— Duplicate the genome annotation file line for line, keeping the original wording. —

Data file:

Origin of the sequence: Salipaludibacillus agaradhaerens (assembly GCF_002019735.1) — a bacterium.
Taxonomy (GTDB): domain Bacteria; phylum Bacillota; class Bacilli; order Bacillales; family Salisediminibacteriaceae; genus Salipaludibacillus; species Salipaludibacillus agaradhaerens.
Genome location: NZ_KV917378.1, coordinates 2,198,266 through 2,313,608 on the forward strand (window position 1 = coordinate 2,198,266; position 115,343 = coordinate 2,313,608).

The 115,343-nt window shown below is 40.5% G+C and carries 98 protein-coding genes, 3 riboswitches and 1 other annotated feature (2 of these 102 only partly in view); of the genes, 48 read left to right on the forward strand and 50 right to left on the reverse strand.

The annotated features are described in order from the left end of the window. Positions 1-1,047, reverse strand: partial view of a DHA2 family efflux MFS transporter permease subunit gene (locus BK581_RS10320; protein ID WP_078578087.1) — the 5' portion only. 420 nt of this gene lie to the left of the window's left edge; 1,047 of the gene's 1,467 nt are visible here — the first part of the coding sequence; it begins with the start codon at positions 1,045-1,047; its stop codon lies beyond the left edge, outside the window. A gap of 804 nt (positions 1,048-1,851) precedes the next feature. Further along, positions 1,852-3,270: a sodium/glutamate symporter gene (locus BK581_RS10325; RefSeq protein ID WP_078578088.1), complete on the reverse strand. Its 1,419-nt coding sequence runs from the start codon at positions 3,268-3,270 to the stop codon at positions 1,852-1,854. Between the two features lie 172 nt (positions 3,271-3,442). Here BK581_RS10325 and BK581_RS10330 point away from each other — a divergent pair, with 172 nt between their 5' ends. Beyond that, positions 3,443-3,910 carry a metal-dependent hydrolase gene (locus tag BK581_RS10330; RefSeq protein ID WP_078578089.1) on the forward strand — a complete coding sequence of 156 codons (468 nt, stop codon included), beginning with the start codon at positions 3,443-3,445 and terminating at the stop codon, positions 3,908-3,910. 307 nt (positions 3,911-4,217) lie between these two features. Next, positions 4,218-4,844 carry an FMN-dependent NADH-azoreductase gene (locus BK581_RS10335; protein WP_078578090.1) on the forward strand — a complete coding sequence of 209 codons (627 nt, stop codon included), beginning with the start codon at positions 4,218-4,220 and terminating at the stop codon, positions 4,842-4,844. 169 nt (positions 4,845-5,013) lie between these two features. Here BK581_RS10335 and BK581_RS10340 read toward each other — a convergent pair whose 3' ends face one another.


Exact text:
Origin of the sequence: Salipaludibacillus agaradhaerens (assembly GCF_002019735.1) — a bacterium.
Taxonomy (GTDB): domain Bacteria; phylum Bacillota; class Bacilli; order Bacillales; family Salisediminibacteriaceae; genus Salipaludibacillus; species Salipaludibacillus agaradhaerens.
Genome location: NZ_KV917378.1, coordinates 2,198,266 through 2,313,608 on the forward strand (window position 1 = coordinate 2,198,266; position 115,343 = coordinate 2,313,608).

The 115,343-nt window shown below is 40.5% G+C and carries 98 protein-coding genes, 3 riboswitches and 1 other annotated feature (2 of these 102 only partly in view); of the genes, 48 read left to right on the forward strand and 50 right to left on the reverse strand.

The annotated features are described in order from the left end of the window. Positions 1-1,047, reverse strand: partial view of a DHA2 family efflux MFS transporter permease subunit gene (locus BK581_RS10320; protein ID WP_078578087.1) — the 5' portion only. 420 nt of this gene lie to the left of the window's left edge; 1,047 of the gene's 1,467 nt are visible here — the first part of the coding sequence; it begins with the start codon at positions 1,045-1,047; its stop codon lies beyond the left edge, outside the window. A gap of 804 nt (positions 1,048-1,851) precedes the next feature. Further along, positions 1,852-3,270: a sodium/glutamate symporter gene (locus BK581_RS10325; RefSeq protein ID WP_078578088.1), complete on the reverse strand. Its 1,419-nt coding sequence runs from the start codon at positions 3,268-3,270 to the stop codon at positions 1,852-1,854. Between the two features lie 172 nt (positions 3,271-3,442). Here BK581_RS10325 and BK581_RS10330 point away from each other — a divergent pair, with 172 nt between their 5' ends. Beyond that, positions 3,443-3,910 carry a metal-dependent hydrolase gene (locus tag BK581_RS10330; RefSeq protein ID WP_078578089.1) on the forward strand — a complete coding sequence of 156 codons (468 nt, stop codon included), beginning with the start codon at positions 3,443-3,445 and terminating at the stop codon, positions 3,908-3,910. 307 nt (positions 3,911-4,217) lie between these two features. Next, positions 4,218-4,844 carry an FMN-dependent NADH-azoreductase gene (locus BK581_RS10335; protein WP_078578090.1) on the forward strand — a complete coding sequence of 209 codons (627 nt, stop codon included), beginning with the start codon at positions 4,218-4,220 and terminating at the stop codon, positions 4,842-4,844. 169 nt (positions 4,845-5,013) lie between these two features. Here BK581_RS10335 and BK581_RS10340 read toward each other — a convergent pair whose 3' ends face one another.